LAHORE: The Lahore High Court has regretted that approximately 90 per cent of medical examiners are inexpert, untrained and know nothing about the practical aspects of examining an injured person.

In a 13-page verdict, Justice Ali Zia Bajwa says the field of medico-legal plays a vital role and provides great assistance for determining the guilt or innocence of an accused.

He observes that due to great significance and reliance of the criminal justice system on medico-legal mechanism, great responsibility is imposed on the medical experts performing such job. But with this significance comes the immense responsibilities on the medical examiners, the judge adds.

Justice Bajwa remarks, “Where a medico-legal system comprises untrained, inexpert and unqualified medical examiners, it is bound to result in miscarriage of justice.”

Says guarantee of fair trial is wishful expectation without effective medico-legal system

The judge notes that in Punjab province minimum qualification for appointing a medical examiner is four-week practical training course.

However, the judge observes with surprise that the data furnished by the Primary & Secondary Healthcare Department reveals that only 10.45pc of medical examiners meet the minimum qualification threshold, which is mandatory before start of medico-legal work.

He laments that approximately 90pc of medical examiners are inexpert, untrained and knows nothing about the practical aspects of examining an injured person.

Justice Bajwa remarks that the opinion of a medical examiner is not only relevant but also most pivotal in the criminal justice system and at times it plays a decisive role coupled with other evidence.

He says guarantee of fair trial is a wishful expectation without a medico-legal system comprising true experts having adequate qualification and skills.

“A medico-legal system with 90 per cent inexpert and unqualified medical examiners surely is not in consonance with the right to fair trial as guaranteed under Article 10- A of the Constitution,” the judge observes.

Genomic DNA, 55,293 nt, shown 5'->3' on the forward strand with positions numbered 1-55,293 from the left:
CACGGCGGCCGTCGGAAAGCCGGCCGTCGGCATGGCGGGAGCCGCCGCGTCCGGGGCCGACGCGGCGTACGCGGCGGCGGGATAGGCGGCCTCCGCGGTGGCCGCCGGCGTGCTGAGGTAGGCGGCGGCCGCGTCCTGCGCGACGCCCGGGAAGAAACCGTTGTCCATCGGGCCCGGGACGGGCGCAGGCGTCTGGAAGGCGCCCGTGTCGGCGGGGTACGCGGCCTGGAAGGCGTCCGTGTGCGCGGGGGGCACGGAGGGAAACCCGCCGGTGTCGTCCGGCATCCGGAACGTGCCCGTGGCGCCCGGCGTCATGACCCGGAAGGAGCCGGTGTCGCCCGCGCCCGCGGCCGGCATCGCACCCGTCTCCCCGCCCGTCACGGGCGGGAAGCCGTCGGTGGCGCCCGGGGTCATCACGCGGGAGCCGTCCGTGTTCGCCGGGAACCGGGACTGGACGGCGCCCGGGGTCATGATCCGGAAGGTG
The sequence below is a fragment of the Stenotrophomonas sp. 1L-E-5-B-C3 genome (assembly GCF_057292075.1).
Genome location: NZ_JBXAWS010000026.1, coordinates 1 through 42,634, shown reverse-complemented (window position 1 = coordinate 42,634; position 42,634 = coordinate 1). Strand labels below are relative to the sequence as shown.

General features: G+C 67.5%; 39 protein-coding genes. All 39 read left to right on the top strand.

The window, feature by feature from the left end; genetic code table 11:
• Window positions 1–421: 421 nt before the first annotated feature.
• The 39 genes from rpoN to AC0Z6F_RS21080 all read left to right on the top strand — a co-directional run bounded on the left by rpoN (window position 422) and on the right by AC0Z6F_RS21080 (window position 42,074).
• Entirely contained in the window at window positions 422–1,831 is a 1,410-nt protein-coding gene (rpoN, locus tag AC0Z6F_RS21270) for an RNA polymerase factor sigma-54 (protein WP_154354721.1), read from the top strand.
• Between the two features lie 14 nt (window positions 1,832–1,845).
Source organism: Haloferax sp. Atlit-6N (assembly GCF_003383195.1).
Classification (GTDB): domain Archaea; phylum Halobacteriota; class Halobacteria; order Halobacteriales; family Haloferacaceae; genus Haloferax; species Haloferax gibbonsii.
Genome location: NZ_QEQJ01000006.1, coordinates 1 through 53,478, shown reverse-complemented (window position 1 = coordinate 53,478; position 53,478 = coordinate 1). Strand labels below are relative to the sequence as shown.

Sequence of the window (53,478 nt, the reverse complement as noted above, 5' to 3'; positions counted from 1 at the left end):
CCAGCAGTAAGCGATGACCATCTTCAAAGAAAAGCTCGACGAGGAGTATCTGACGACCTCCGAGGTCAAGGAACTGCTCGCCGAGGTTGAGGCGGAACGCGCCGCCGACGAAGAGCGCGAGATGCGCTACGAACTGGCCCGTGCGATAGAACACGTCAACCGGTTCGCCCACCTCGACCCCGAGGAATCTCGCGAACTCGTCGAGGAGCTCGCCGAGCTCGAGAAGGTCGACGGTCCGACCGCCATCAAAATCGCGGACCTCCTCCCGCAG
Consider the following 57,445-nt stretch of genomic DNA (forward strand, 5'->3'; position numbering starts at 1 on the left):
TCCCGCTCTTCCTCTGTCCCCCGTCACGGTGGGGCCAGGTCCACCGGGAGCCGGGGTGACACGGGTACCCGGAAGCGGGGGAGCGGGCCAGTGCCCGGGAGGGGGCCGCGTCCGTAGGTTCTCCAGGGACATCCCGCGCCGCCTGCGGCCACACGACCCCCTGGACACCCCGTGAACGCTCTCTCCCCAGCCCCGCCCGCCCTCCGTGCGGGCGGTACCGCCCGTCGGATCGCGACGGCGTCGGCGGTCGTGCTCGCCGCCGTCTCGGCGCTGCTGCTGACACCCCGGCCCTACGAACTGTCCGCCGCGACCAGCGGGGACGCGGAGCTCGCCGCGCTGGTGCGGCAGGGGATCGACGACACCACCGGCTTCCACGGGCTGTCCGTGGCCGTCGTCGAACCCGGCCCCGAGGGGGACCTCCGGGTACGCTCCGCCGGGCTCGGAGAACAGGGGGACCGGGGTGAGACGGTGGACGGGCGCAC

The judge says the current situation is not only alarming but also resulting in miscarriage of justice in hundreds of cases every day.

The judge has directed both, primary & secondary healthcare and specialised healthcare & medical education departments to ensure that medical examiners meet the minimum qualification threshold and no unqualified and inexperienced doctor be posted to perform such crucial and sensitive job.

He observes that the minimum qualification standard should also be improved gradually as one-month practical training course seems inadequate and too short to perform such a sensitive and complex job.

He says every medical examiner shall be bound to furnish his reasons in support of his opinion and for that purpose a space shall be provided in the medico-legal certificate.

Published in Dawn, January 21st, 2022

Opinion

Editorial

27 May, 2022

After the march

FORMER prime minister Imran Khan either ‘ran away’ from Islamabad or made a temporary, strategic retreat. It...
A tough decision
Updated 27 May, 2022

A tough decision

Decision to raise fuel prices will remove a major hitch of concluding a staff-level agreement with IMF.
27 May, 2022

Xinjiang files

QUESTIONS about the status of the Muslim Uighur people in China’s Xinjiang autonomous region often arise, with...
Dark days
Updated 26 May, 2022

Dark days

The PTI, on its part, does not seem to have been prepared to face such a large deployment of state machinery.
26 May, 2022

No room for dissent

WHILE political turmoil roils the land, a number of incidents over the past few days have demonstrated that though...
26 May, 2022

Harassing passengers

REPORTS of the confiscation of personal items from passengers’ private luggage by customs officials at Karachi’s...